When it comes to mixing there’s one thing you must know about yourself. You will always prefer louder sounds over quieter ones. If we compare two vocal passes, we’ll pick the one that’s louder. If we compare two plugin settings, we’ll choose the one that is louder. It’s a well documented phenomenon, but how do we fight it? Gain matching.


TRR166 Why Gain Matching Is Critical

Via Andrew Butitta Flickr

Compressors And Makeup Gain

Compression is one area that I feel we can easily fool ourselves into thinking a compressor is either hurting or helping our tracks. In one scenario, we’ll slap a compressor on something like the mix buss, dial in a preset or some standard settings, and we’ll think, “Man this makes my mix sound better already!” Could it be that the compressor is simply boosting the signal by 3db and it sounds more exciting? The same could be true if the compressor setting makes your mix quieter. You think, “Where did my mix go?!”

What you should do is simply grab the makeup gain knob and tweak it until your mix is hitting the same volume up the meter with the plugin on or bypassed. You’ve matched the gain so that the plugin’s output is the same volume as it’s input. Now you can simply listen to see what the compressor is doing to the sound, the tone of your tracks, untainted by the allure of louder (or quieter) output.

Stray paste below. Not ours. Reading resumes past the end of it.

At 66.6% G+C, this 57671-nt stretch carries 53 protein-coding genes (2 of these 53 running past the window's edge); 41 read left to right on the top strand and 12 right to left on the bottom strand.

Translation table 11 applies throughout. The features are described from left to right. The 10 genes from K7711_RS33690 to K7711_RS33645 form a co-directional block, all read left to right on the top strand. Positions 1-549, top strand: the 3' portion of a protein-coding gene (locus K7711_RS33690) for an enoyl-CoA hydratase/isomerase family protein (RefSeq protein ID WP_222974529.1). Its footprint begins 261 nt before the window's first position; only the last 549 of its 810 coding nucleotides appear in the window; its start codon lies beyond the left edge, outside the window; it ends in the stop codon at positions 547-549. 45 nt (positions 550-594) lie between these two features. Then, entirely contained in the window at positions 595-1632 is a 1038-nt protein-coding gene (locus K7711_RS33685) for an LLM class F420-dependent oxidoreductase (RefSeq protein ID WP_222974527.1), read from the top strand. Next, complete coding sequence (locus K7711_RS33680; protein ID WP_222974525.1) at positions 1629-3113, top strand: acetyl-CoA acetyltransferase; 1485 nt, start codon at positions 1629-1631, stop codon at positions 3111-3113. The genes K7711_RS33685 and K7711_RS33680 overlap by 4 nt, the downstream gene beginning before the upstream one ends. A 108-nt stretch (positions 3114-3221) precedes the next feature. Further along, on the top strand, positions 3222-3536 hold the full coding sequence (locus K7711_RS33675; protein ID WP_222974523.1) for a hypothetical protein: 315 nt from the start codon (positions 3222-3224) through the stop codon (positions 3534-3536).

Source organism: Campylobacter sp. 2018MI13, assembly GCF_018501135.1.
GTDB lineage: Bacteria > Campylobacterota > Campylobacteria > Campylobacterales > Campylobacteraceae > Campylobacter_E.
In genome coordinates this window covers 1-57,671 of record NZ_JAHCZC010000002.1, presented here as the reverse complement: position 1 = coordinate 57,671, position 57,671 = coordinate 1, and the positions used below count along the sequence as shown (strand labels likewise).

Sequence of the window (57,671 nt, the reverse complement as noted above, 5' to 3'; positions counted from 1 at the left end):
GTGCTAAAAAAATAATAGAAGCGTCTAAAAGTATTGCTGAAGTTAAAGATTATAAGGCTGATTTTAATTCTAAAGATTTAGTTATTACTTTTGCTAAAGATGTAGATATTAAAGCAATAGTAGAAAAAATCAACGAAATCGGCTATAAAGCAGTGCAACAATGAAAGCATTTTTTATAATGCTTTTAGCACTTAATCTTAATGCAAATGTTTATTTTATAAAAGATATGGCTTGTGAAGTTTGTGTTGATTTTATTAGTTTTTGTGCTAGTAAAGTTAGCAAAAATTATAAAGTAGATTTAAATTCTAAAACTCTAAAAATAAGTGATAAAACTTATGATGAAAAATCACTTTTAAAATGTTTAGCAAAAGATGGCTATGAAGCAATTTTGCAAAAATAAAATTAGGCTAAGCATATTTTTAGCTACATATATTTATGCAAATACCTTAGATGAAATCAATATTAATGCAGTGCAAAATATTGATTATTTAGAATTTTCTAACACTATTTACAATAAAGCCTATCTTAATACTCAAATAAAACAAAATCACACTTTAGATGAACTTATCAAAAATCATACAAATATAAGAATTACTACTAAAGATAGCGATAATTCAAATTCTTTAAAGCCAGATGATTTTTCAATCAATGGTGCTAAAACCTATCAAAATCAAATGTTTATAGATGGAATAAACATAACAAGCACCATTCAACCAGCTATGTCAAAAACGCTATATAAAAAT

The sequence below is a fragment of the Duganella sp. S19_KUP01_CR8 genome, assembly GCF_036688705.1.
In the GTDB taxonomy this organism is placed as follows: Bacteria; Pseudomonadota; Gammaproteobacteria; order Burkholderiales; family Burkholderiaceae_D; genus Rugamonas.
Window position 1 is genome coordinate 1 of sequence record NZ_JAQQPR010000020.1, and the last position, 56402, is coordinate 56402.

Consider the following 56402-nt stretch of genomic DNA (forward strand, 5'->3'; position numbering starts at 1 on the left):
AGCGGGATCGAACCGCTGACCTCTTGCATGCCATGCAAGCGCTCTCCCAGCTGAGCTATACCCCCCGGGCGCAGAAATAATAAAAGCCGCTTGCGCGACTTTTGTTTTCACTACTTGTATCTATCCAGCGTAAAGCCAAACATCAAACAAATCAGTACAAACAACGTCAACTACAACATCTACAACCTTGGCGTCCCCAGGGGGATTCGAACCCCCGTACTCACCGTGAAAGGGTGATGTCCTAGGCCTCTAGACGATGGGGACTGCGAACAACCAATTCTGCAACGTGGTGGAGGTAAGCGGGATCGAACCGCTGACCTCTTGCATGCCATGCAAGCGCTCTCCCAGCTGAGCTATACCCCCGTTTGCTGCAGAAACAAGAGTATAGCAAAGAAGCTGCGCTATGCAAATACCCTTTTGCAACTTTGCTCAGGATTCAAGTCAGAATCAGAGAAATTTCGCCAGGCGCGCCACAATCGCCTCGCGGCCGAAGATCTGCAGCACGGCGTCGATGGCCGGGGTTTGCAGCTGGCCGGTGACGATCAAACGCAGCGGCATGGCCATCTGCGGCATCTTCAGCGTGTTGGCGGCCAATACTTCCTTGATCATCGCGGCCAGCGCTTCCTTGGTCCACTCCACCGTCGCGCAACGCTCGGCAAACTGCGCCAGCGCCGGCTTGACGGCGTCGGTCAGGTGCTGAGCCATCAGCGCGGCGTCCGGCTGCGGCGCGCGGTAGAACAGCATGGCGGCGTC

Boost Happy With EQs

The same problem happens with EQs. Since a lot of us are in the bad habit of boosting a lot with EQs we tend to like the sounds we’re getting initially. Why? Well, we’ve simply turned up a track at a pleasing frequency. It’s louder, so we think it sounds better. But if you’re going to boost a frequency, you’d better off turning the whole EQ output down to compensate for the amount of boosting happening.

By gain matching the EQ output to it’s input, you’ll be left with a signal that is the same volume as before but now is emphasizing a specific frequency that it wasn’t before. That way you can bypass it on or off and here an actual difference being made, not just a volume boost. This will help you determine if the EQ move was worth it at all. If not, then you take it off and save your mix some precious headroom.

Referencing Other Mixes

One super helpful practice is to pull in your favorite pro mixes to your DAW of choice and reference it every now and then as you work on your mix. The problem generally is that these references are already mastered, so they are loud as beans! This will always make you feel worse about your mix. You’ll like the louder mix better, which is just silly.

Instead once you pull in the reference track, simply pull down the fader and match its output volume to your main outs to match that of your current mix. This way you can flip back and forth and simply hear the reference for it’s tonal qualities and punch, not it’s volume. Your mix can get plenty loud later in the mastering stage, so don’t let volume get in the way of your work.

Check Yourself

As the great poet Ice Cube once said: “You better check yo self before you wreck yo self.” This couldn’t be truer when it comes to gain matching in mixing. Just because a plugin or a preset seems to make your track sound better, check the output volume and make sure it matches the input volume before you decide whether it is helping (or hurting) your mix.